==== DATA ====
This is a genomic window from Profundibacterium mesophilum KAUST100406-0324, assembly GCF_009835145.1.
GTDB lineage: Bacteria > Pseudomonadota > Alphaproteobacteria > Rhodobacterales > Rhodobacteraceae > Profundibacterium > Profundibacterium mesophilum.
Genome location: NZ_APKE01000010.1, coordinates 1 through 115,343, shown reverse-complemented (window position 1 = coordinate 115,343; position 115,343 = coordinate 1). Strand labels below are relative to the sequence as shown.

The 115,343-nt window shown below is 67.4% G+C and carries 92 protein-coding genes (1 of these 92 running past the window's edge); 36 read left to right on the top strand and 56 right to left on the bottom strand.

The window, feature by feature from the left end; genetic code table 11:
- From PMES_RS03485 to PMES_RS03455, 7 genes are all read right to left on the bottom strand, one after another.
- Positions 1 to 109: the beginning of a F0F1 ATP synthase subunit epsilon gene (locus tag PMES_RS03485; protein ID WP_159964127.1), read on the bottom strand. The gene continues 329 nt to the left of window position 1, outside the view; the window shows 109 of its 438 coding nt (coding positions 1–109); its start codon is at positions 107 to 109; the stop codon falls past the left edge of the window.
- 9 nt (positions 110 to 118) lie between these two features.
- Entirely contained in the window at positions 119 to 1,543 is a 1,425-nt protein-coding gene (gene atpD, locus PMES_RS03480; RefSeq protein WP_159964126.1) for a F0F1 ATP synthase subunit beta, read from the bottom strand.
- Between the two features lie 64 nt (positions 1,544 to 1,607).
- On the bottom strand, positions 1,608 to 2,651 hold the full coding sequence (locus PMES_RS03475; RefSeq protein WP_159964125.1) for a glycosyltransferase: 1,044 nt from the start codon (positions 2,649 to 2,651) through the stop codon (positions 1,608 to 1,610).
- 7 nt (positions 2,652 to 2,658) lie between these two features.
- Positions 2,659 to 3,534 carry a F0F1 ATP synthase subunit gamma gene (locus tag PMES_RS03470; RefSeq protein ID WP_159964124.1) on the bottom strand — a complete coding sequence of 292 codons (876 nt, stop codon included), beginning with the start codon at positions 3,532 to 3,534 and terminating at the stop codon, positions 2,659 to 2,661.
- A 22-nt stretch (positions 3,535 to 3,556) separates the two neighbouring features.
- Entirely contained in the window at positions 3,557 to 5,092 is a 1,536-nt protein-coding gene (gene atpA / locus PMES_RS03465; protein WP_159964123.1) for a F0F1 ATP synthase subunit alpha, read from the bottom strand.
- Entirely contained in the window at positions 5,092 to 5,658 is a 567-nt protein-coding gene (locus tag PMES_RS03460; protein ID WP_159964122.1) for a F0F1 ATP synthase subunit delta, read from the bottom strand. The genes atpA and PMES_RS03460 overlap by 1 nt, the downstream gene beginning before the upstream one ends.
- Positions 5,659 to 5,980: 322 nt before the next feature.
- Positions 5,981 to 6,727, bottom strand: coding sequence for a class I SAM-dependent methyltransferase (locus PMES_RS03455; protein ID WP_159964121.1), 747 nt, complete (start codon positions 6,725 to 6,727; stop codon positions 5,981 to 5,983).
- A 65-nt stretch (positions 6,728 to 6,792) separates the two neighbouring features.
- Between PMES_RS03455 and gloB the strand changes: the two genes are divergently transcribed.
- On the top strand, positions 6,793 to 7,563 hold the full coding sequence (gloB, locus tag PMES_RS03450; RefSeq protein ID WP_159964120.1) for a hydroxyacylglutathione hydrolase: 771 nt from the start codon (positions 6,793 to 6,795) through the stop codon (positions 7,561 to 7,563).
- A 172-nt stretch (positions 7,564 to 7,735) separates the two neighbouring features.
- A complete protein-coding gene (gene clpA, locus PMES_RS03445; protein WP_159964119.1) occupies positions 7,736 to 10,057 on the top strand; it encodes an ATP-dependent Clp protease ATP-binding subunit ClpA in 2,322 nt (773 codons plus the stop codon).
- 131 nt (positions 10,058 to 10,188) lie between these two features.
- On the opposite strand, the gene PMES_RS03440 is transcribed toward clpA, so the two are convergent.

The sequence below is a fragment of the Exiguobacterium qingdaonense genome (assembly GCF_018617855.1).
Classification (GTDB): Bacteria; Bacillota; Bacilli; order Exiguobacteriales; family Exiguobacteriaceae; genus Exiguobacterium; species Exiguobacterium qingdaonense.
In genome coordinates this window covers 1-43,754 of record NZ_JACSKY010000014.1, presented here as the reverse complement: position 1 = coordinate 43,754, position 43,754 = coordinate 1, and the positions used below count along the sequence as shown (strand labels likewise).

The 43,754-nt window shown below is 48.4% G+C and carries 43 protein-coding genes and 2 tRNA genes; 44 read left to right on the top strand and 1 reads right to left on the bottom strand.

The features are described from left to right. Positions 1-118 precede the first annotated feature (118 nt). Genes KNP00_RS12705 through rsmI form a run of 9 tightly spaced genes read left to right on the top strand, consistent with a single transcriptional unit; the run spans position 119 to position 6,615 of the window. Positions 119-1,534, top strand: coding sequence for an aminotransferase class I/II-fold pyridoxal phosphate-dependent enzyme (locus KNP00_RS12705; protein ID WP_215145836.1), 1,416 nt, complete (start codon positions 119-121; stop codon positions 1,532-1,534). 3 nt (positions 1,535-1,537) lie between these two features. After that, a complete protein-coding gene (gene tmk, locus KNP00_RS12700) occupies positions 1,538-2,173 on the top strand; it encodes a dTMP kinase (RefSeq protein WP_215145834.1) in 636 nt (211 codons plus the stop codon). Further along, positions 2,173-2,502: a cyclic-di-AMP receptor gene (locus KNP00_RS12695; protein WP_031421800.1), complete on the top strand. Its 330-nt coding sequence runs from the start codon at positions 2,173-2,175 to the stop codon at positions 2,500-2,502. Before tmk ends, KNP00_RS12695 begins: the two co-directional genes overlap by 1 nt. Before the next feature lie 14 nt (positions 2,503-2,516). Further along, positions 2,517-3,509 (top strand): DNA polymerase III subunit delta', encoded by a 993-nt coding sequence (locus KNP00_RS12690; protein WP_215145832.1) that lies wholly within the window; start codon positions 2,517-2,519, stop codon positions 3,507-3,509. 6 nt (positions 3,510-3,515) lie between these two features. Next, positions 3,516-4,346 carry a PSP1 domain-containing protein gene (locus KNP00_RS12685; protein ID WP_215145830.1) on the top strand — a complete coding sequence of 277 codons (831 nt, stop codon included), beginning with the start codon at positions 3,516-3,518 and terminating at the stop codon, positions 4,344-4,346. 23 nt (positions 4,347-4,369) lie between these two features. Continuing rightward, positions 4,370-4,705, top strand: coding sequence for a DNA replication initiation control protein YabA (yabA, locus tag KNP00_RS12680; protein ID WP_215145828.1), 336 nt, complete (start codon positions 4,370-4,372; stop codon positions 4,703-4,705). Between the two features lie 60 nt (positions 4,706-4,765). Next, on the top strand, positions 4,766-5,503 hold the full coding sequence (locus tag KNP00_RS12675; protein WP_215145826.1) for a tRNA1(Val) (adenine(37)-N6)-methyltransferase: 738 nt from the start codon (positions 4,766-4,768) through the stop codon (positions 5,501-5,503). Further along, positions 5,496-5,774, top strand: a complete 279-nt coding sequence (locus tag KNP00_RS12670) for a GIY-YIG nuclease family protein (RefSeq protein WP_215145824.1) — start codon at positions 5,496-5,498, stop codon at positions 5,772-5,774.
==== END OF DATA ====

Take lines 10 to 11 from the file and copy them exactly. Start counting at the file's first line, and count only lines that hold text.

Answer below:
- Between the two features lie 64 nt (positions 1,544 to 1,607).
- On the bottom strand, positions 1,608 to 2,651 hold the full coding sequence (locus PMES_RS03475; RefSeq protein WP_159964125.1) for a glycosyltransferase: 1,044 nt from the start codon (positions 2,649 to 2,651) through the stop codon (positions 1,608 to 1,610).